Milos Milosavljevic and realized that astronomy was his true passion. His research has been focused on studying the effects of supernovae
on early galaxy formation. These supernovae disperse heavy elements and play a significant role in processes on a vast range of astrophysical
scales, from radiative cooling by metal lines to galactic winds. His numerical simulations allow us to study the thermodynamic structure of hot
ionized outflows being driven into the intergalactic medium and the time it takes for these supernovae to enrich star forming clouds with
Jeremy will be attending the "Mind the Gap" conference being held at The University of Cambridge this summer. The conference's
main focus is on numerical simulations of galaxy formation with special attention to bridging the gap between small scale microphysics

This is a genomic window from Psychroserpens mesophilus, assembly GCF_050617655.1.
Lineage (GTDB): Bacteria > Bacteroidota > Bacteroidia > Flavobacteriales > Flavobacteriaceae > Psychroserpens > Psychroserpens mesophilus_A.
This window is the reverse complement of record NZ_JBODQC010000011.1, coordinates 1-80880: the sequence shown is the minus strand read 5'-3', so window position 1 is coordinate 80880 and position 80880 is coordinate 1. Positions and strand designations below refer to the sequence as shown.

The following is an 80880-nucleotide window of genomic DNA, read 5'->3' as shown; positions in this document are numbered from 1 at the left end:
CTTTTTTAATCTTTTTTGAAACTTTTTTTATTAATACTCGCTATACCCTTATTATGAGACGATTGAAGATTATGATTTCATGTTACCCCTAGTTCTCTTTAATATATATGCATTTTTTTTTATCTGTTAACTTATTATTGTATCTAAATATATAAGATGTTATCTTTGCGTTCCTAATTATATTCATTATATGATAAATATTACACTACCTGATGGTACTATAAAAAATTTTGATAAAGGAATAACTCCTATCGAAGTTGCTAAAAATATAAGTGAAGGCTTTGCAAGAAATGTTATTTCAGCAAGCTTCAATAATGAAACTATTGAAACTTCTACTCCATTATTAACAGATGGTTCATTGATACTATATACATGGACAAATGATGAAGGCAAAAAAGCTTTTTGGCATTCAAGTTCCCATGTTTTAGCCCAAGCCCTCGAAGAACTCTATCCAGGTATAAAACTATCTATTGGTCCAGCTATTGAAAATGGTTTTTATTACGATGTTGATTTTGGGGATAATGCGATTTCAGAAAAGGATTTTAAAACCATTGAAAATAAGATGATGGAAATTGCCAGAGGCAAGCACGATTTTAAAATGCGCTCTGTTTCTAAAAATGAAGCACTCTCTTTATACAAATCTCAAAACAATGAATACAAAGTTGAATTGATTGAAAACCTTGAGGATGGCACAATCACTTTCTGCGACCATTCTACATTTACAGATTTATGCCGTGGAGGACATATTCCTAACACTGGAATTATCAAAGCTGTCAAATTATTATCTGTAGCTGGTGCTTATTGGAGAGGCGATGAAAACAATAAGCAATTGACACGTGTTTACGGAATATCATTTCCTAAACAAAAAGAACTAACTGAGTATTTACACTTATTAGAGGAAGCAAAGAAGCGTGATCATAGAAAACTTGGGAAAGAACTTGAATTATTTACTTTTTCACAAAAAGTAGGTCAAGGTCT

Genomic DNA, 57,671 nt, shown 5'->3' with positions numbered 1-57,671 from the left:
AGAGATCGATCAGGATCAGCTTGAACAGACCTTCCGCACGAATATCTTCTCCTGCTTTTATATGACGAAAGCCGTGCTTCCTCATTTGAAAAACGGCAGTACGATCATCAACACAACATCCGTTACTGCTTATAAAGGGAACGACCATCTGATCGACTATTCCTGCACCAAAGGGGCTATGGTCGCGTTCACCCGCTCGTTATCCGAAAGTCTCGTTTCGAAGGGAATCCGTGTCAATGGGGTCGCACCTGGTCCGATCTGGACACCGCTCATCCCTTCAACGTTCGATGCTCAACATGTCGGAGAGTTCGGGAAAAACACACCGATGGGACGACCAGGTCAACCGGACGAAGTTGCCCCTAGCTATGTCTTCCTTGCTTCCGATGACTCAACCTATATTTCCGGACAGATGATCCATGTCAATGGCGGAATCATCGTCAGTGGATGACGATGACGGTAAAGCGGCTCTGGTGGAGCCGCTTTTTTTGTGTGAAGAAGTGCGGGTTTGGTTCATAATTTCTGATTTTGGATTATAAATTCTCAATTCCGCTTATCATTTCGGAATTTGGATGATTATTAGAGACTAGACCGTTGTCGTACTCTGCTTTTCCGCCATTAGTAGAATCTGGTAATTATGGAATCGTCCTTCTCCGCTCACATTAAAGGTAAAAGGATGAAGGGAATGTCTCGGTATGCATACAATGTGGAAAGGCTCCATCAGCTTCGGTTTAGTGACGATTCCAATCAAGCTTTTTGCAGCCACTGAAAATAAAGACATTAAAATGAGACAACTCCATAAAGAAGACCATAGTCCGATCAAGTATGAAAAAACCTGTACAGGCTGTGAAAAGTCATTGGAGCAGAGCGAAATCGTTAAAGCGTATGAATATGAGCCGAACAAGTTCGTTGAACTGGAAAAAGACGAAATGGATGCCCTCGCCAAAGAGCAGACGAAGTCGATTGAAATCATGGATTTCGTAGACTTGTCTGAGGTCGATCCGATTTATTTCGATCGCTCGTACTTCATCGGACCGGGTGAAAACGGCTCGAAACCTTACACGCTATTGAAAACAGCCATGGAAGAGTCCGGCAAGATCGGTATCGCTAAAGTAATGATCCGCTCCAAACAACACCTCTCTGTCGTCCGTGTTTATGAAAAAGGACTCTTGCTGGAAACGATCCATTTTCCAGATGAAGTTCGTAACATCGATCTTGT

and large scale structure formation.
Kevin Gullikson Wins Graduate School Continuing Fellowship
Kevin Gullikson has won a competitive, university-wide Graduate School Named Continuing Fellowship for 2013-2014. Entering
his 4th year, Kevin is currently working with Prof. Sally Dodson-Robinson. She writes that Kevin's thesis will "provide the last word
on whether star formation by disk instability is common or rare." Kevin developed a new observing technique that can also be extended
to planet formation in solar-type systems. Kevin has been awarded four observing nights
on the CTIO 1.5 m telescope through a nationally competitive NOAO proposal process, in addition to time on McDonald's 2.7 m telescope.
Hyunbae Park Wins Summer Fellowship from the Japan Society for the Promotion of Science
The Japan Society for the Promotion of Science has awarded
Hyunbae Park (a 3rd year student working with Dr. Paul Shapiro) a fellowship for their 2013 summer program.